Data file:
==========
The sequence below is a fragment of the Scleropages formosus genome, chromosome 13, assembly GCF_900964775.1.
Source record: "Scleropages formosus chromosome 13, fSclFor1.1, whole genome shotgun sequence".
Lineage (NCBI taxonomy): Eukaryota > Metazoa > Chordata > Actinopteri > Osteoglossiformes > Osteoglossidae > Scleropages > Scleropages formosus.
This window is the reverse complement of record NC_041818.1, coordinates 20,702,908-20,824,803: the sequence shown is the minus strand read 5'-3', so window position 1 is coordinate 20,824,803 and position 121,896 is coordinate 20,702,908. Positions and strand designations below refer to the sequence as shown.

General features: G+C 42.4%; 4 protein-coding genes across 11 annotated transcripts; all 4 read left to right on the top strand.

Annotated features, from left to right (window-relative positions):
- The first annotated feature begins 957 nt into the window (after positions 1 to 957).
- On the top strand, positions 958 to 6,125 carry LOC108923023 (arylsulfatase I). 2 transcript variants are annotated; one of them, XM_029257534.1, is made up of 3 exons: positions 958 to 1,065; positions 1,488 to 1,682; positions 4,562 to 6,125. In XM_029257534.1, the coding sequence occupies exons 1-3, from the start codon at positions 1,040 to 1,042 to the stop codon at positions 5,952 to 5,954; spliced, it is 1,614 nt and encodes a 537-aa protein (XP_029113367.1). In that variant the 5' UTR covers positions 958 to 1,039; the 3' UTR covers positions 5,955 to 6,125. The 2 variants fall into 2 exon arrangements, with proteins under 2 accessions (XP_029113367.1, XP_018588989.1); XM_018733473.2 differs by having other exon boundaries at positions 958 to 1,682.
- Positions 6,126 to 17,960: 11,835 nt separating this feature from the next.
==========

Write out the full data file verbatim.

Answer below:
The sequence below is a fragment of the Scleropages formosus genome, chromosome 13, assembly GCF_900964775.1.
Source record: "Scleropages formosus chromosome 13, fSclFor1.1, whole genome shotgun sequence".
Lineage (NCBI taxonomy): Eukaryota > Metazoa > Chordata > Actinopteri > Osteoglossiformes > Osteoglossidae > Scleropages > Scleropages formosus.
This window is the reverse complement of record NC_041818.1, coordinates 20,702,908-20,824,803: the sequence shown is the minus strand read 5'-3', so window position 1 is coordinate 20,824,803 and position 121,896 is coordinate 20,702,908. Positions and strand designations below refer to the sequence as shown.

General features: G+C 42.4%; 4 protein-coding genes across 11 annotated transcripts; all 4 read left to right on the top strand.

Annotated features, from left to right (window-relative positions):
- The first annotated feature begins 957 nt into the window (after positions 1 to 957).
- On the top strand, positions 958 to 6,125 carry LOC108923023 (arylsulfatase I). 2 transcript variants are annotated; one of them, XM_029257534.1, is made up of 3 exons: positions 958 to 1,065; positions 1,488 to 1,682; positions 4,562 to 6,125. In XM_029257534.1, the coding sequence occupies exons 1-3, from the start codon at positions 1,040 to 1,042 to the stop codon at positions 5,952 to 5,954; spliced, it is 1,614 nt and encodes a 537-aa protein (XP_029113367.1). In that variant the 5' UTR covers positions 958 to 1,039; the 3' UTR covers positions 5,955 to 6,125. The 2 variants fall into 2 exon arrangements, with proteins under 2 accessions (XP_029113367.1, XP_018588989.1); XM_018733473.2 differs by having other exon boundaries at positions 958 to 1,682.
- Positions 6,126 to 17,960: 11,835 nt separating this feature from the next.